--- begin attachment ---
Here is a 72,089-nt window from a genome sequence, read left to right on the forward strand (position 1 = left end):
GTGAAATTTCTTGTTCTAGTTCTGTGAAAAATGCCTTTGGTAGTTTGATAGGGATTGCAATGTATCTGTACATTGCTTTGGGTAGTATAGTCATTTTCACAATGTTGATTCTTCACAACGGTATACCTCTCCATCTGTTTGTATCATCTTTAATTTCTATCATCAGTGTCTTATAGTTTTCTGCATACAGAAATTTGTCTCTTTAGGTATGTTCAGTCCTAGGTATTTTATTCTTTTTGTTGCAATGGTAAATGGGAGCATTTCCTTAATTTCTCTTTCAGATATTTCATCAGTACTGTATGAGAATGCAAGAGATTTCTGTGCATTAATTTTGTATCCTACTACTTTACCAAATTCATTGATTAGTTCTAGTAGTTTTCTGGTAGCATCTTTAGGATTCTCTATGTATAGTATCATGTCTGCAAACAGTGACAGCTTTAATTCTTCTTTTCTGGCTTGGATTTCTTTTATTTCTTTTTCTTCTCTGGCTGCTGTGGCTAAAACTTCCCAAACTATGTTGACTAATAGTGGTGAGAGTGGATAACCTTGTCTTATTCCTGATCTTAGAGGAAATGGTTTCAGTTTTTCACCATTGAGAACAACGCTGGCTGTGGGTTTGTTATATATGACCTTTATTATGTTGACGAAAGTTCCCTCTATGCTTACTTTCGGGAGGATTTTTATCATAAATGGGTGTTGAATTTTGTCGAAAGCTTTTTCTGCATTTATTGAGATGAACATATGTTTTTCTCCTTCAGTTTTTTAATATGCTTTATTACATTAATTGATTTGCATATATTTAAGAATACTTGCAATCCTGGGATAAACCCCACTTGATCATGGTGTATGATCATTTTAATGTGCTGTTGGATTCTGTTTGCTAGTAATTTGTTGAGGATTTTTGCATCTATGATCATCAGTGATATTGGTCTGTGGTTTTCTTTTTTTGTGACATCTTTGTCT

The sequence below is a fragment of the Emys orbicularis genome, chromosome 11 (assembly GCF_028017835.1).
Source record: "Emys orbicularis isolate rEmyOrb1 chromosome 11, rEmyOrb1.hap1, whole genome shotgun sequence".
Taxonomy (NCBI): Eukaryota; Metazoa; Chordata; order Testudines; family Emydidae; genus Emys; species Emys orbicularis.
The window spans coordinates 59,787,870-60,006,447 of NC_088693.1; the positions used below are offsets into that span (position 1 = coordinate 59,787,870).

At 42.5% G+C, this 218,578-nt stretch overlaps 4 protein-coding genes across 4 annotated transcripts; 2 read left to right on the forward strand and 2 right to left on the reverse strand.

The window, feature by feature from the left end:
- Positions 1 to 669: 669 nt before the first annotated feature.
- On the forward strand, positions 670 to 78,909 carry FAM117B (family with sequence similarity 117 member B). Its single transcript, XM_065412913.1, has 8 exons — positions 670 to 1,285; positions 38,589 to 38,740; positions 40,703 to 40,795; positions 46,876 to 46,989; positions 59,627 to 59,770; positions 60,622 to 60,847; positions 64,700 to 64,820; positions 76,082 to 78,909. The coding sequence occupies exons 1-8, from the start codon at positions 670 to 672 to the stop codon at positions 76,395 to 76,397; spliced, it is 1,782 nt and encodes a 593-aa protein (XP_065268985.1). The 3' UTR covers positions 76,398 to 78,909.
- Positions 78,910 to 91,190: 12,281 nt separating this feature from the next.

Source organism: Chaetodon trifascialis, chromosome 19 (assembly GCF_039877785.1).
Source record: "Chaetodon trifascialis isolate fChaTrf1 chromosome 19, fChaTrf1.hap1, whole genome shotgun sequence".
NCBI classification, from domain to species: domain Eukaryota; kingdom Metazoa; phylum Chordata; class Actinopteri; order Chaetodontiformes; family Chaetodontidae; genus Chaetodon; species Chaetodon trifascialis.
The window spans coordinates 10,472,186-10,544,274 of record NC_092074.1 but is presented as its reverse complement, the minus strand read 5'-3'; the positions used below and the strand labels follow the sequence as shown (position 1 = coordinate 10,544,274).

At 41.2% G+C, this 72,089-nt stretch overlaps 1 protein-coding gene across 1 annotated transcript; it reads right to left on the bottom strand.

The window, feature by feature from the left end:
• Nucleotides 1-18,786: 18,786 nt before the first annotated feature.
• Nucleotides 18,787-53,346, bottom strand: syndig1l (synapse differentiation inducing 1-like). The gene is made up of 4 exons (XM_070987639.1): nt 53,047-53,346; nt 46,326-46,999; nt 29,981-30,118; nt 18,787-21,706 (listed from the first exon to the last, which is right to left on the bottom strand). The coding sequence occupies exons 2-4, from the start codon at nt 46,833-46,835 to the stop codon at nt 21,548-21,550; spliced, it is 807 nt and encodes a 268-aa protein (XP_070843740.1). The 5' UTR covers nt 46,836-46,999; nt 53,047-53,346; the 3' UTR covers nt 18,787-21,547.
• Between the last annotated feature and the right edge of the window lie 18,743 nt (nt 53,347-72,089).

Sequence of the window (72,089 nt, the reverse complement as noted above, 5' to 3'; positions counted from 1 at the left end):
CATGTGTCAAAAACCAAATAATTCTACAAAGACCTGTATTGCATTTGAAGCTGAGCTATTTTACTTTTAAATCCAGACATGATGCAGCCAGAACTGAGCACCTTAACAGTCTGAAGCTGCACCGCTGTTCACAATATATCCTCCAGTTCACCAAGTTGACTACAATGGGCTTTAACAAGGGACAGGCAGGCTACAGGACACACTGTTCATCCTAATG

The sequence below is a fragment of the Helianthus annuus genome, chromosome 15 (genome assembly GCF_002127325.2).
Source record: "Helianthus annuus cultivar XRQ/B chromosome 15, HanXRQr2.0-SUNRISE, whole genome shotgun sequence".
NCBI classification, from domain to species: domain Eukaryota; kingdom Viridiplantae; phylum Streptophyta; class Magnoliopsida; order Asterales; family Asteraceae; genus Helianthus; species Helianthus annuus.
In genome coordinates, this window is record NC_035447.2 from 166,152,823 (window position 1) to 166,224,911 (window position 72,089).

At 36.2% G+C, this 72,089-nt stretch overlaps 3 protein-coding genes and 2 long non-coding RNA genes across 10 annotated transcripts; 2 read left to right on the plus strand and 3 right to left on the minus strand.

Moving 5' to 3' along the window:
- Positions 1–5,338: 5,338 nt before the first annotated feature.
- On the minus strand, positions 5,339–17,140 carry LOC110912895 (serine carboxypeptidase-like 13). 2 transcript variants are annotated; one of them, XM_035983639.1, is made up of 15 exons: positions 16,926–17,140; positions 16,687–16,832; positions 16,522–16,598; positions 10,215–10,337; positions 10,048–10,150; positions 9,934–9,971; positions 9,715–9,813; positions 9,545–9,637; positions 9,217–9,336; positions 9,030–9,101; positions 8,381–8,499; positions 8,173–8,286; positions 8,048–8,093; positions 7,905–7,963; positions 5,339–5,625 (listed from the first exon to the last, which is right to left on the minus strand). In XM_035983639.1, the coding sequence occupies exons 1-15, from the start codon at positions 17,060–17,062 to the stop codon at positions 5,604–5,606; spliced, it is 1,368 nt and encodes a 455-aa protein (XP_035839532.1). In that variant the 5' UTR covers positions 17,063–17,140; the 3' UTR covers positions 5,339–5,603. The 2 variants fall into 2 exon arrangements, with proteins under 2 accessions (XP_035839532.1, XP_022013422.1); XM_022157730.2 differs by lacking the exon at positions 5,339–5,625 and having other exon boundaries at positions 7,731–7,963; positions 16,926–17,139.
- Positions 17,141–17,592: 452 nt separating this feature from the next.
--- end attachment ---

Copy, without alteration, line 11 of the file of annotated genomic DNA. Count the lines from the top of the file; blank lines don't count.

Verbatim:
- Positions 78,910 to 91,190: 12,281 nt separating this feature from the next.